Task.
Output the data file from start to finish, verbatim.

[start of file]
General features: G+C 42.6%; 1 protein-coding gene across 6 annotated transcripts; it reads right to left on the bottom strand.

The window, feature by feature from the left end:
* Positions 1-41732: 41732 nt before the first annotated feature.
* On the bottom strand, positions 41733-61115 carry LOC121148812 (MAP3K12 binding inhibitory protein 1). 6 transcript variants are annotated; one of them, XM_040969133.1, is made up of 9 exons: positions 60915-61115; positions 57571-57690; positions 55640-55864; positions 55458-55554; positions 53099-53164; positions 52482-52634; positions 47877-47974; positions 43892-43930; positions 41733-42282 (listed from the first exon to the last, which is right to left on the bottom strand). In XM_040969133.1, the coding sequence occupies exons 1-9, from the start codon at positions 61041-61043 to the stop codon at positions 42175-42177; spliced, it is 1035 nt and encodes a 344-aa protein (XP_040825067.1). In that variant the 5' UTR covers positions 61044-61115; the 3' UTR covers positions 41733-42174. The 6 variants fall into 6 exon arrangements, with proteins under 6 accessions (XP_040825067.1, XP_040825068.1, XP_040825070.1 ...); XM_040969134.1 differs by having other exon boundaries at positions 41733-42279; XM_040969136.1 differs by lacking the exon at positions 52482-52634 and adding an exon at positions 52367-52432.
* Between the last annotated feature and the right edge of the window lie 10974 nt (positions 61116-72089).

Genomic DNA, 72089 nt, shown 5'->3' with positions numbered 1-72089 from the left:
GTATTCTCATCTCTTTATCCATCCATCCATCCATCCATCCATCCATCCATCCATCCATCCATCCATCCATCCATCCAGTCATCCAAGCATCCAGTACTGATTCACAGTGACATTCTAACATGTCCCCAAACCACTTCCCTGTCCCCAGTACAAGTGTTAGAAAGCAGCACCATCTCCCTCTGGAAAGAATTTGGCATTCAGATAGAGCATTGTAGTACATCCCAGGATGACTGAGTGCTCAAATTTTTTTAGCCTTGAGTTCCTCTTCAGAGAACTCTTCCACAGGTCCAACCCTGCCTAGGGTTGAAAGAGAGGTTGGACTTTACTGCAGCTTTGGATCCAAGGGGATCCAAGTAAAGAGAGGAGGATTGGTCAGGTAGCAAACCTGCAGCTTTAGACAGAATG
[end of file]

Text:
General features: G+C 42.6%; 1 protein-coding gene across 6 annotated transcripts; it reads right to left on the bottom strand.

The window, feature by feature from the left end:
* Positions 1-41732: 41732 nt before the first annotated feature.
* On the bottom strand, positions 41733-61115 carry LOC121148812 (MAP3K12 binding inhibitory protein 1). 6 transcript variants are annotated; one of them, XM_040969133.1, is made up of 9 exons: positions 60915-61115; positions 57571-57690; positions 55640-55864; positions 55458-55554; positions 53099-53164; positions 52482-52634; positions 47877-47974; positions 43892-43930; positions 41733-42282 (listed from the first exon to the last, which is right to left on the bottom strand). In XM_040969133.1, the coding sequence occupies exons 1-9, from the start codon at positions 61041-61043 to the stop codon at positions 42175-42177; spliced, it is 1035 nt and encodes a 344-aa protein (XP_040825067.1). In that variant the 5' UTR covers positions 61044-61115; the 3' UTR covers positions 41733-42174. The 6 variants fall into 6 exon arrangements, with proteins under 6 accessions (XP_040825067.1, XP_040825068.1, XP_040825070.1 ...); XM_040969134.1 differs by having other exon boundaries at positions 41733-42279; XM_040969136.1 differs by lacking the exon at positions 52482-52634 and adding an exon at positions 52367-52432.
* Between the last annotated feature and the right edge of the window lie 10974 nt (positions 61116-72089).

Genomic DNA, 72089 nt, shown 5'->3' with positions numbered 1-72089 from the left:
GTATTCTCATCTCTTTATCCATCCATCCATCCATCCATCCATCCATCCATCCATCCATCCATCCATCCATCCATCCAGTCATCCAAGCATCCAGTACTGATTCACAGTGACATTCTAACATGTCCCCAAACCACTTCCCTGTCCCCAGTACAAGTGTTAGAAAGCAGCACCATCTCCCTCTGGAAAGAATTTGGCATTCAGATAGAGCATTGTAGTACATCCCAGGATGACTGAGTGCTCAAATTTTTTTAGCCTTGAGTTCCTCTTCAGAGAACTCTTCCACAGGTCCAACCCTGCCTAGGGTTGAAAGAGAGGTTGGACTTTACTGCAGCTTTGGATCCAAGGGGATCCAAGTAAAGAGAGGAGGATTGGTCAGGTAGCAAACCTGCAGCTTTAGACAGAATG